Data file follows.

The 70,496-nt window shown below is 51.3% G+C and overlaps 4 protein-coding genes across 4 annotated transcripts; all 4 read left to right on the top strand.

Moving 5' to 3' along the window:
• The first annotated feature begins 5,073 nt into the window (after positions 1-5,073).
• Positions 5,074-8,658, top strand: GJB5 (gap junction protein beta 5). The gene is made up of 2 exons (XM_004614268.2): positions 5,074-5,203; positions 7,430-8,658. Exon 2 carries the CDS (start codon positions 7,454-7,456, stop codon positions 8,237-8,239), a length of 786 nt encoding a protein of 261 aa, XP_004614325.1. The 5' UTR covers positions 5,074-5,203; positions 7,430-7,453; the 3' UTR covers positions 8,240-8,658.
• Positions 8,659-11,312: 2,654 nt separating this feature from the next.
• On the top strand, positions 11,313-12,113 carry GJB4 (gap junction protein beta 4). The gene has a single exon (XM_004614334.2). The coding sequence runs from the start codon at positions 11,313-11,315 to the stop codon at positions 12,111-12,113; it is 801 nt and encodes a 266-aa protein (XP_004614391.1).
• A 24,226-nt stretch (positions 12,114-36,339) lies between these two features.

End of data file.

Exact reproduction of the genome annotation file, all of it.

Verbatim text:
The 70,496-nt window shown below is 51.3% G+C and overlaps 4 protein-coding genes across 4 annotated transcripts; all 4 read left to right on the top strand.

Moving 5' to 3' along the window:
• The first annotated feature begins 5,073 nt into the window (after positions 1-5,073).
• Positions 5,074-8,658, top strand: GJB5 (gap junction protein beta 5). The gene is made up of 2 exons (XM_004614268.2): positions 5,074-5,203; positions 7,430-8,658. Exon 2 carries the CDS (start codon positions 7,454-7,456, stop codon positions 8,237-8,239), a length of 786 nt encoding a protein of 261 aa, XP_004614325.1. The 5' UTR covers positions 5,074-5,203; positions 7,430-7,453; the 3' UTR covers positions 8,240-8,658.
• Positions 8,659-11,312: 2,654 nt separating this feature from the next.
• On the top strand, positions 11,313-12,113 carry GJB4 (gap junction protein beta 4). The gene has a single exon (XM_004614334.2). The coding sequence runs from the start codon at positions 11,313-11,315 to the stop codon at positions 12,111-12,113; it is 801 nt and encodes a 266-aa protein (XP_004614391.1).
• A 24,226-nt stretch (positions 12,114-36,339) lies between these two features.